The Symra oil and gas field (formerly Lille Prinsen) is located at a water depth of 112m in the Central North Sea, offshore Norway. It is situated in production licence (PL) 167, 167B, and 167C on the Norwegian continental shelf.
The oil and gas prospect was discovered in June 2018 by Equinor Energy, which then operated the PL 167 with 60% interest along with its partners Lundin Norway and Spirit Energy, which owned 20% interest each.
Aker BP signed an agreement to acquire 10% interest in the PL167 from Equinor Energy in December 2020. The PL167 partnership then included Lundin Norway (40%), Spirit Energy (20%), Equinor Energy (30%), and Aker BP (10%).
In May 2022, Spirit Energy sold its Norwegian assets to Sval Energi and Equinor, and in July 2022 Aker BP acquired Lundin Energy’s oil and gas business.
PL 167 is now owned by Aker BP (50%, operator), Equinor (30%), and Sval Energi (20%).
The plan for development and operation of the Symra field was submitted to the Norwegian Ministry of Petroleum and Energy in December 2022 and was approved in June 2023.
Drilling activities at the Symra field is expected to start in the third quarter (Q3) of 2025 and production is expected to commence in Q1 2027.
Symra oil and gas discovery location
The Symra oil discovery is located approximately 1km west of the Symra Outer Wedge well, about 200km west of Norway’s Stavanger city and 5km north-east of the Ivar Aasen field.
The Symra appraisal wells lie in the Utsira High area, about 15km north of the Edvard Grieg field.
Discovery and reserves
The discovery was proved by the 16/1-29 S discovery well drilled in the Eocene sandstones of Grid Formation, Palaeocene reservoir rocks of the Heimdal Formation, and the Permian rocks of the Zechstein Group.
The well also appraised another discovery called Verdandi, which is located above the main discovery. Discovered in 2004, Verdandi is estimated to hold recoverable resources between 4Mmboe and 11Mmboe.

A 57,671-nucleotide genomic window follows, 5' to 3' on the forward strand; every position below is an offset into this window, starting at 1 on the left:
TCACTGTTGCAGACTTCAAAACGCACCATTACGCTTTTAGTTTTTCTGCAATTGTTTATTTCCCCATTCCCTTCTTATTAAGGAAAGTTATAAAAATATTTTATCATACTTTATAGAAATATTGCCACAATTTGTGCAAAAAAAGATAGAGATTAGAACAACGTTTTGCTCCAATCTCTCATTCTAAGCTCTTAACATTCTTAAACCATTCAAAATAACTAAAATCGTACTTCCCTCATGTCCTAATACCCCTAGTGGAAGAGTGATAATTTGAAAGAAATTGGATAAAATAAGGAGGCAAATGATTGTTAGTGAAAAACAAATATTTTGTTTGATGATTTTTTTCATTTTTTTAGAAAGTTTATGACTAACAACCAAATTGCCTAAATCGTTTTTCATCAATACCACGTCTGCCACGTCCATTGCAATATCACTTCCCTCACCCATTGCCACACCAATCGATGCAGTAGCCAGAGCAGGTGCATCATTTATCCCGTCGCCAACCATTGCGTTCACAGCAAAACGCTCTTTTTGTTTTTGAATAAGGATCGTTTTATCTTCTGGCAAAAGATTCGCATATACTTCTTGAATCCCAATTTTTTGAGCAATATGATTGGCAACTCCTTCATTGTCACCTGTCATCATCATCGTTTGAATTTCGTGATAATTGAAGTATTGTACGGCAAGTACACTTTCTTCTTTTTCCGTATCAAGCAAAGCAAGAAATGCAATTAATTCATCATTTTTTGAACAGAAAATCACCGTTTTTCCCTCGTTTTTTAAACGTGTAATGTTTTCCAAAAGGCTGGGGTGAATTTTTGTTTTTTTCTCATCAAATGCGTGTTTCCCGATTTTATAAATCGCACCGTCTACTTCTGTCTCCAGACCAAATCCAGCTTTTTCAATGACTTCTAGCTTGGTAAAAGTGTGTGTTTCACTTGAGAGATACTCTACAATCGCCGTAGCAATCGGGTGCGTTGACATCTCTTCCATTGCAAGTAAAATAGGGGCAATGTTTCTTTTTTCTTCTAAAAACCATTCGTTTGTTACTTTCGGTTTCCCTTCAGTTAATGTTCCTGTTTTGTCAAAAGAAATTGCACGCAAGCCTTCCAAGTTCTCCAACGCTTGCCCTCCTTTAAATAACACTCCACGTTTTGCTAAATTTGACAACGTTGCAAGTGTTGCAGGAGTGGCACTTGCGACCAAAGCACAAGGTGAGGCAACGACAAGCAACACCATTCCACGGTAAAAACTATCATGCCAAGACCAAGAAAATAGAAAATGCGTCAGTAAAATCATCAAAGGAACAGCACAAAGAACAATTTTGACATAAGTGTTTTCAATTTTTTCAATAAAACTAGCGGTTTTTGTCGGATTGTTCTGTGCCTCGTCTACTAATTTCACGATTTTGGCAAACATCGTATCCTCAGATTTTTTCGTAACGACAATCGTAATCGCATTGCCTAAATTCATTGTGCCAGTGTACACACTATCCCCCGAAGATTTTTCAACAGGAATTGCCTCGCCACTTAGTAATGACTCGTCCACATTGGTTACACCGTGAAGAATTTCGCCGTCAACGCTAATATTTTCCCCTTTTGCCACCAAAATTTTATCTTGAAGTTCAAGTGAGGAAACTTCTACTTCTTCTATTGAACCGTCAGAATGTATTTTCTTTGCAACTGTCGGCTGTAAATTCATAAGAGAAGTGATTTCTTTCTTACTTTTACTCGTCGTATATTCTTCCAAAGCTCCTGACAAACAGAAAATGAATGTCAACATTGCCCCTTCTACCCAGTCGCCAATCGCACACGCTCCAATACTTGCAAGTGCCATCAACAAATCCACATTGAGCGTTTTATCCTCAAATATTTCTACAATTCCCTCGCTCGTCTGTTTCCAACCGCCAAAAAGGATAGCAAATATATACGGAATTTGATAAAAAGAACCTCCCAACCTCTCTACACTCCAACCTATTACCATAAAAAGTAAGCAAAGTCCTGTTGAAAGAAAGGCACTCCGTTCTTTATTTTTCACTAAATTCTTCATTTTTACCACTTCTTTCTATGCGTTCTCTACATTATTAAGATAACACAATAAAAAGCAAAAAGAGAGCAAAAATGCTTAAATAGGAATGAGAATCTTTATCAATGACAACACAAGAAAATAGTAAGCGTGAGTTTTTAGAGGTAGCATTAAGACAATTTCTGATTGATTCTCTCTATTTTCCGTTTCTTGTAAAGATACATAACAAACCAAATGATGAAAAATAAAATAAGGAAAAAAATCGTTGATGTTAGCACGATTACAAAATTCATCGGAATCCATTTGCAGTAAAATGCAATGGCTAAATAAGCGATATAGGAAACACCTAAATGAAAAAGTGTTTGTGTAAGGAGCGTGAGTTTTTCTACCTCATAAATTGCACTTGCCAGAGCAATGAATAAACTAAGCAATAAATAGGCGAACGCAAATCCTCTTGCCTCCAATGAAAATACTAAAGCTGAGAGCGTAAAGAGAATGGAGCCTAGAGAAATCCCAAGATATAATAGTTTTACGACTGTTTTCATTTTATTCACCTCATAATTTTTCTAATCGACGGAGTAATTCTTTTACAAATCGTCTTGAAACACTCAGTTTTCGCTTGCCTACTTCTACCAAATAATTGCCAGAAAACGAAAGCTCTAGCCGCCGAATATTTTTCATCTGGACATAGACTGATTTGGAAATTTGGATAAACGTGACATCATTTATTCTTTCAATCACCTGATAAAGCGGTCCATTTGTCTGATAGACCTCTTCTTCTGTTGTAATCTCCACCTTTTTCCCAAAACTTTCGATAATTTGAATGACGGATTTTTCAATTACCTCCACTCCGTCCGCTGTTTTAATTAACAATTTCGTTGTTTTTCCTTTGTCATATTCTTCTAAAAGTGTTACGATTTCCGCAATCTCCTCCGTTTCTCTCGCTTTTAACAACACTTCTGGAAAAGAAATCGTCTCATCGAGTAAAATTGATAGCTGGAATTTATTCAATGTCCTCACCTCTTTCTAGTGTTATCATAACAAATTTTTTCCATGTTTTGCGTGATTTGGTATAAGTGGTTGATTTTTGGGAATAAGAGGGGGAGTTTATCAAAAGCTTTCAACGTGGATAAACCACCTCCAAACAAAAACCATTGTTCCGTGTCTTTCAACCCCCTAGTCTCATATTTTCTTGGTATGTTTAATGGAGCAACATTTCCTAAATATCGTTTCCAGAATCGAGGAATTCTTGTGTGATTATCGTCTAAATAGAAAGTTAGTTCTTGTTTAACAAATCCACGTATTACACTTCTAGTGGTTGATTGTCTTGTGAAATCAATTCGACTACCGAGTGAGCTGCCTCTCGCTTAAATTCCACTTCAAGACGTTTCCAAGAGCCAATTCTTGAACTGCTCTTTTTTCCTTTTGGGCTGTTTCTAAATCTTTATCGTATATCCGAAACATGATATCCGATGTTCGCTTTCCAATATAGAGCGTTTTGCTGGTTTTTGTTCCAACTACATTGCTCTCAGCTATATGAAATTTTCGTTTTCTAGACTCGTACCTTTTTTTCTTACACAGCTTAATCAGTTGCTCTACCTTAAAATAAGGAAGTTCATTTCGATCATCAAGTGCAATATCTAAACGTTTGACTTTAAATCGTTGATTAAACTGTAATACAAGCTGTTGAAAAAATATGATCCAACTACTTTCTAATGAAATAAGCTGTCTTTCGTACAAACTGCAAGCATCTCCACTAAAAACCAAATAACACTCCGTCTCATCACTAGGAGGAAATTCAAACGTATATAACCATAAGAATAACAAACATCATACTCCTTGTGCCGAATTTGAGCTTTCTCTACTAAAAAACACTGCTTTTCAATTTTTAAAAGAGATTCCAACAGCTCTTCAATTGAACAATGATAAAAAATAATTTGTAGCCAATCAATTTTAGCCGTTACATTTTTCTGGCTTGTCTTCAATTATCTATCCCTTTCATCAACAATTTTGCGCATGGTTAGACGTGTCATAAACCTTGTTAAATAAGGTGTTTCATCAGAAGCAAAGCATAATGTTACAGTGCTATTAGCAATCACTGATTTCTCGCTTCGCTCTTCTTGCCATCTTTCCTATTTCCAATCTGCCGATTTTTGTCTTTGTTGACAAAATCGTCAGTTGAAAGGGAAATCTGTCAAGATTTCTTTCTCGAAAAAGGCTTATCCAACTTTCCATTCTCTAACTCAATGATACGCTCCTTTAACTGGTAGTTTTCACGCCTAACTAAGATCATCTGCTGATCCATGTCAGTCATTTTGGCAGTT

The field is estimated to hold recoverable resources of 50 million barrels of oil equivalent.
Lundin Energy completed the appraisal of the PL167 in September 2021 by drilling 16/1-34 S wildcat well and appraisal well 16/1-34 A on the Symra oil and gas discovery.
The 16/1-34 S well was drilled to a vertical depth of 2,095m below the seabed, concluding in the Skagerrak Formation of the Late Triassic era while the well 16/1-34 A was drilled to a vertical depth of 1,994m below the seabed, terminating in the basement rock.
The 16/1-34 S well intercepted a 7m-high oil column in the Heimdal Formation with a 50m reservoir layer of good-quality and made oil/water contact at 1,820m below the seabed.
The campaign did not encounter permeable sandstone layers in the Jurrasic reservoirs. The Heimdal discovery is estimated to contain good-quality resources between 2 million barrels of oil equivalent and 10 million barrels of oil equivalent.
A 66m-high oil column, including 46m in dolomite from the Permian Age, with good reservoir quality, was encountered by the appraisal well 16/1-34 A. The well hit about 20m of oil column with poor reservoir quality in the basement rock. The oil/water contact was detected at 1,932m below the seabed.
The appraisal well also found 18m of water-filled sandstone of poor reservoir quality in the Heimdal Formation in the secondary exploration target.
Drilled by Deepsea Stavanger, a semisubmersible drilling facility, the wells have been plugged and abandoned.
Symra oil and gas discovery development details
The Symra field will be developed as a subsea tie-back to the Ivar Aasen production platform.
The field development plan includes four production wells drilled through a four slot subsea template and drill centre, and a subsea system comprising pipelines for oil, gas lift, and water injection, and umbilical.
The Ivar Aasen platform will be upgraded with a new water injection pump and chemical injection skid, as part of the project.
Oil and gas produced at the field will be sent for final processing to the Aker BP-operated Edvard Grieg platform and exported onshore through the existing oil and gas downstream transport system.
Aibel, an energy infrastructure construction company, was contracted for providing maintenance and modification services for the Ivar Aasen platform in March 2023.
Technip FMC, an energy technology company, was contracted to provide engineering, procurement, construction and installation services for the field’s subsea production system in January 2023. The company had previously carried out front-end engineering design of the field layout.
Moreld Apply, an engineering business, was contracted to undertake topside modifications for the Edvard Grieg platform for the Symra oil and gas discovery tie-back.